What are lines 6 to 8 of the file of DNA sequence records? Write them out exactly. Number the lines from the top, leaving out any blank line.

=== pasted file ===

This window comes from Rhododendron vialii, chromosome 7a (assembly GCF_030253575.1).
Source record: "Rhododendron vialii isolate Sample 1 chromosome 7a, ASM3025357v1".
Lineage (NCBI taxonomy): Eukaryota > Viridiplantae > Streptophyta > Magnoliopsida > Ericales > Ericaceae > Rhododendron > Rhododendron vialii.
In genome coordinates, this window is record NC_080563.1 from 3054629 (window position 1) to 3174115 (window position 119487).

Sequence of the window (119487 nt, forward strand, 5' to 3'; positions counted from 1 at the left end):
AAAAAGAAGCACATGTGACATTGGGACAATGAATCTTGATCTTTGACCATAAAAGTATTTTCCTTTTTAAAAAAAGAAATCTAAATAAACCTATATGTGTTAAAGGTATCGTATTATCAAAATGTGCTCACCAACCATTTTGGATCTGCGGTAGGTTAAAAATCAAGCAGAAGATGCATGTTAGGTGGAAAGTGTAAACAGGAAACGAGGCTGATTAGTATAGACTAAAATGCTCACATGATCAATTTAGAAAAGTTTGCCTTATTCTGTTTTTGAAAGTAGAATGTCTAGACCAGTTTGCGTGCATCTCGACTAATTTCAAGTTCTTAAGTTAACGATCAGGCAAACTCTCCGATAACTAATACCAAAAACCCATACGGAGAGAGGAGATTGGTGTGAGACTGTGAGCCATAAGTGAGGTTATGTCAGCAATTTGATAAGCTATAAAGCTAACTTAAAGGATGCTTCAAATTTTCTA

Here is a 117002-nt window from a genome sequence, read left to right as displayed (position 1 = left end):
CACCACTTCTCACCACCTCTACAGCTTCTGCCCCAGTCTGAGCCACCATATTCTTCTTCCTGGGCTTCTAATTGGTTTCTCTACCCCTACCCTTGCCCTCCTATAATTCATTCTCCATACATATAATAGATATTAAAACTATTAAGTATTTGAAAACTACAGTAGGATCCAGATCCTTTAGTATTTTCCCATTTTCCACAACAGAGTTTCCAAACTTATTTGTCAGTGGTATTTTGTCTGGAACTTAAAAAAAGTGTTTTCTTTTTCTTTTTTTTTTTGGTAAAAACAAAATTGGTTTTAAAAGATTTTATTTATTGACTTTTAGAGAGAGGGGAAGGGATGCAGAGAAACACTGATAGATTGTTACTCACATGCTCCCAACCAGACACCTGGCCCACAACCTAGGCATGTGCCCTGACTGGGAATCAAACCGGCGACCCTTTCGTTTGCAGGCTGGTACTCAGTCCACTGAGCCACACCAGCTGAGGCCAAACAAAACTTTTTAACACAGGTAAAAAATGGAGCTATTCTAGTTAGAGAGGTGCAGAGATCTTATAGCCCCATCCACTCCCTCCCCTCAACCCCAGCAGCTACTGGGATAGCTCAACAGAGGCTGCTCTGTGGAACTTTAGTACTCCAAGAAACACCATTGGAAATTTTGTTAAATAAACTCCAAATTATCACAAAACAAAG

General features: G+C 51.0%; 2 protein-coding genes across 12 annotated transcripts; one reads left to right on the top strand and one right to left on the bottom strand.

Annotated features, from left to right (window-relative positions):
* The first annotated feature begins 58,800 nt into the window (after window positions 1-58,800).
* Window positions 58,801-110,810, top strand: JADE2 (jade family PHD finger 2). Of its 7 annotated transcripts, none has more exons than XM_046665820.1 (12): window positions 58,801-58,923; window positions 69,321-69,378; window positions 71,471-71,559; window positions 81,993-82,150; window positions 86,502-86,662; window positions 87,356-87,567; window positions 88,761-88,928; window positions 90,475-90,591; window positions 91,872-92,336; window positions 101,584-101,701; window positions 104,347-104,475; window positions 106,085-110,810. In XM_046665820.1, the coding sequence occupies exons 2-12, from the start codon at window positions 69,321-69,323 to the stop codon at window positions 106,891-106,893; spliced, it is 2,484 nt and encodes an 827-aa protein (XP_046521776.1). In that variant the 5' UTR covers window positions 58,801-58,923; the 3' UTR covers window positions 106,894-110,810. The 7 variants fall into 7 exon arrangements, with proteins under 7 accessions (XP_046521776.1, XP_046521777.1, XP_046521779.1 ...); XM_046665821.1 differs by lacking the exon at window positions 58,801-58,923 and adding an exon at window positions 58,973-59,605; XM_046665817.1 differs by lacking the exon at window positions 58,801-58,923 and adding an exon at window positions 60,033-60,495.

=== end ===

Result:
AAAAAGAAGCACATGTGACATTGGGACAATGAATCTTGATCTTTGACCATAAAAGTATTTTCCTTTTTAAAAAAAGAAATCTAAATAAACCTATATGTGTTAAAGGTATCGTATTATCAAAATGTGCTCACCAACCATTTTGGATCTGCGGTAGGTTAAAAATCAAGCAGAAGATGCATGTTAGGTGGAAAGTGTAAACAGGAAACGAGGCTGATTAGTATAGACTAAAATGCTCACATGATCAATTTAGAAAAGTTTGCCTTATTCTGTTTTTGAAAGTAGAATGTCTAGACCAGTTTGCGTGCATCTCGACTAATTTCAAGTTCTTAAGTTAACGATCAGGCAAACTCTCCGATAACTAATACCAAAAACCCATACGGAGAGAGGAGATTGGTGTGAGACTGTGAGCCATAAGTGAGGTTATGTCAGCAATTTGATAAGCTATAAAGCTAACTTAAAGGATGCTTCAAATTTTCTA

Here is a 117002-nt window from a genome sequence, read left to right as displayed (position 1 = left end):
CACCACTTCTCACCACCTCTACAGCTTCTGCCCCAGTCTGAGCCACCATATTCTTCTTCCTGGGCTTCTAATTGGTTTCTCTACCCCTACCCTTGCCCTCCTATAATTCATTCTCCATACATATAATAGATATTAAAACTATTAAGTATTTGAAAACTACAGTAGGATCCAGATCCTTTAGTATTTTCCCATTTTCCACAACAGAGTTTCCAAACTTATTTGTCAGTGGTATTTTGTCTGGAACTTAAAAAAAGTGTTTTCTTTTTCTTTTTTTTTTTGGTAAAAACAAAATTGGTTTTAAAAGATTTTATTTATTGACTTTTAGAGAGAGGGGAAGGGATGCAGAGAAACACTGATAGATTGTTACTCACATGCTCCCAACCAGACACCTGGCCCACAACCTAGGCATGTGCCCTGACTGGGAATCAAACCGGCGACCCTTTCGTTTGCAGGCTGGTACTCAGTCCACTGAGCCACACCAGCTGAGGCCAAACAAAACTTTTTAACACAGGTAAAAAATGGAGCTATTCTAGTTAGAGAGGTGCAGAGATCTTATAGCCCCATCCACTCCCTCCCCTCAACCCCAGCAGCTACTGGGATAGCTCAACAGAGGCTGCTCTGTGGAACTTTAGTACTCCAAGAAACACCATTGGAAATTTTGTTAAATAAACTCCAAATTATCACAAAACAAAG